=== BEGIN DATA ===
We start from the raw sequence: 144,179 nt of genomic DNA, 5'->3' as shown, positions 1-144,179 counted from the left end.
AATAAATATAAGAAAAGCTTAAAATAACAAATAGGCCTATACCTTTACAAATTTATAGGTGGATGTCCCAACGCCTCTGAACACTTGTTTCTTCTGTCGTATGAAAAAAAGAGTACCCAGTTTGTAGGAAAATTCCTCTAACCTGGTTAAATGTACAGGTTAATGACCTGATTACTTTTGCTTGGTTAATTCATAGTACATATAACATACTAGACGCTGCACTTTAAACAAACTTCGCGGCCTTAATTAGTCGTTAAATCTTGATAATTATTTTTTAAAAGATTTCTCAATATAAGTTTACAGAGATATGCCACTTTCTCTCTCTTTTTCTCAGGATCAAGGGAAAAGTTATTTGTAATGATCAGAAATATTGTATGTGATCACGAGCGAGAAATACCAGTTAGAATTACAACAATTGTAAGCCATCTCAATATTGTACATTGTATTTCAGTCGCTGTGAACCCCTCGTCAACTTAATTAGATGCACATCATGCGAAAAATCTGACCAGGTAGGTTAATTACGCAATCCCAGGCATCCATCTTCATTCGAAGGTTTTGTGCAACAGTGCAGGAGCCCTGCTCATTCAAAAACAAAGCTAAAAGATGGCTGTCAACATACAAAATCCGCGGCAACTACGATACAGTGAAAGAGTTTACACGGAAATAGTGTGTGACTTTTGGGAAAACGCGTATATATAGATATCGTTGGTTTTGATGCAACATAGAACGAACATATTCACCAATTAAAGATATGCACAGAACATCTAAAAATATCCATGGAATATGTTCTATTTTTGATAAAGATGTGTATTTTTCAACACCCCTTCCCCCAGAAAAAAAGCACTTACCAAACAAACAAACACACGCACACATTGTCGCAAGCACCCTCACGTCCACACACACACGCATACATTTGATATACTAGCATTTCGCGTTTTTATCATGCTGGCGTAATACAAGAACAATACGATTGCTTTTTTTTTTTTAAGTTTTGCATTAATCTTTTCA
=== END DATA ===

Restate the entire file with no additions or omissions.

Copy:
We start from the raw sequence: 144,179 nt of genomic DNA, 5'->3' as shown, positions 1-144,179 counted from the left end.
AATAAATATAAGAAAAGCTTAAAATAACAAATAGGCCTATACCTTTACAAATTTATAGGTGGATGTCCCAACGCCTCTGAACACTTGTTTCTTCTGTCGTATGAAAAAAAGAGTACCCAGTTTGTAGGAAAATTCCTCTAACCTGGTTAAATGTACAGGTTAATGACCTGATTACTTTTGCTTGGTTAATTCATAGTACATATAACATACTAGACGCTGCACTTTAAACAAACTTCGCGGCCTTAATTAGTCGTTAAATCTTGATAATTATTTTTTAAAAGATTTCTCAATATAAGTTTACAGAGATATGCCACTTTCTCTCTCTTTTTCTCAGGATCAAGGGAAAAGTTATTTGTAATGATCAGAAATATTGTATGTGATCACGAGCGAGAAATACCAGTTAGAATTACAACAATTGTAAGCCATCTCAATATTGTACATTGTATTTCAGTCGCTGTGAACCCCTCGTCAACTTAATTAGATGCACATCATGCGAAAAATCTGACCAGGTAGGTTAATTACGCAATCCCAGGCATCCATCTTCATTCGAAGGTTTTGTGCAACAGTGCAGGAGCCCTGCTCATTCAAAAACAAAGCTAAAAGATGGCTGTCAACATACAAAATCCGCGGCAACTACGATACAGTGAAAGAGTTTACACGGAAATAGTGTGTGACTTTTGGGAAAACGCGTATATATAGATATCGTTGGTTTTGATGCAACATAGAACGAACATATTCACCAATTAAAGATATGCACAGAACATCTAAAAATATCCATGGAATATGTTCTATTTTTGATAAAGATGTGTATTTTTCAACACCCCTTCCCCCAGAAAAAAAGCACTTACCAAACAAACAAACACACGCACACATTGTCGCAAGCACCCTCACGTCCACACACACACGCATACATTTGATATACTAGCATTTCGCGTTTTTATCATGCTGGCGTAATACAAGAACAATACGATTGCTTTTTTTTTTTTAAGTTTTGCATTAATCTTTTCA